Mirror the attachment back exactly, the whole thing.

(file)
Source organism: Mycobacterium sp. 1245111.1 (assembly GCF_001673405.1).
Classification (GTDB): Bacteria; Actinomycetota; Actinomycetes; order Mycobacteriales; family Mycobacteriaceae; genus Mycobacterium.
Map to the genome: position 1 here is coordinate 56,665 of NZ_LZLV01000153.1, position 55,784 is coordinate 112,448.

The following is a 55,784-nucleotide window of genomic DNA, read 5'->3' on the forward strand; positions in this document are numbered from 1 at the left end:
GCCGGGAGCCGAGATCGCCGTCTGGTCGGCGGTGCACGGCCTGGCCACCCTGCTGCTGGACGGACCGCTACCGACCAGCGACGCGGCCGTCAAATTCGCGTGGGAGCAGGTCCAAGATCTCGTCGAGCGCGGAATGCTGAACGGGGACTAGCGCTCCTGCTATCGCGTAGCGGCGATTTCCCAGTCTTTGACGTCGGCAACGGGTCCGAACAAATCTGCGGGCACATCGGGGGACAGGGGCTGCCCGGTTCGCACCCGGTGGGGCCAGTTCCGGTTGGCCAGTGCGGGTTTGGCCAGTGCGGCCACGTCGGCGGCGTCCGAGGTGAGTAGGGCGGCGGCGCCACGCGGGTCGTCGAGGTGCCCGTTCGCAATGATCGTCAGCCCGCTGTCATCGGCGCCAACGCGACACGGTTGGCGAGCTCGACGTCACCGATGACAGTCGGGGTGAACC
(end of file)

Source organism: Mycobacterium sp. 1245111.1 (assembly GCF_001673405.1).
Classification (GTDB): Bacteria; Actinomycetota; Actinomycetes; order Mycobacteriales; family Mycobacteriaceae; genus Mycobacterium.
Map to the genome: position 1 here is coordinate 56,665 of NZ_LZLV01000153.1, position 55,784 is coordinate 112,448.

The following is a 55,784-nucleotide window of genomic DNA, read 5'->3' on the forward strand; positions in this document are numbered from 1 at the left end:
GCCGGGAGCCGAGATCGCCGTCTGGTCGGCGGTGCACGGCCTGGCCACCCTGCTGCTGGACGGACCGCTACCGACCAGCGACGCGGCCGTCAAATTCGCGTGGGAGCAGGTCCAAGATCTCGTCGAGCGCGGAATGCTGAACGGGGACTAGCGCTCCTGCTATCGCGTAGCGGCGATTTCCCAGTCTTTGACGTCGGCAACGGGTCCGAACAAATCTGCGGGCACATCGGGGGACAGGGGCTGCCCGGTTCGCACCCGGTGGGGCCAGTTCCGGTTGGCCAGTGCGGGTTTGGCCAGTGCGGCCACGTCGGCGGCGTCCGAGGTGAGTAGGGCGGCGGCGCCACGCGGGTCGTCGAGGTGCCCGTTCGCAATGATCGTCAGCCCGCTGTCATCGGCGCCAACGCGACACGGTTGGCGAGCTCGACGTCACCGATGACAGTCGGGGTGAACC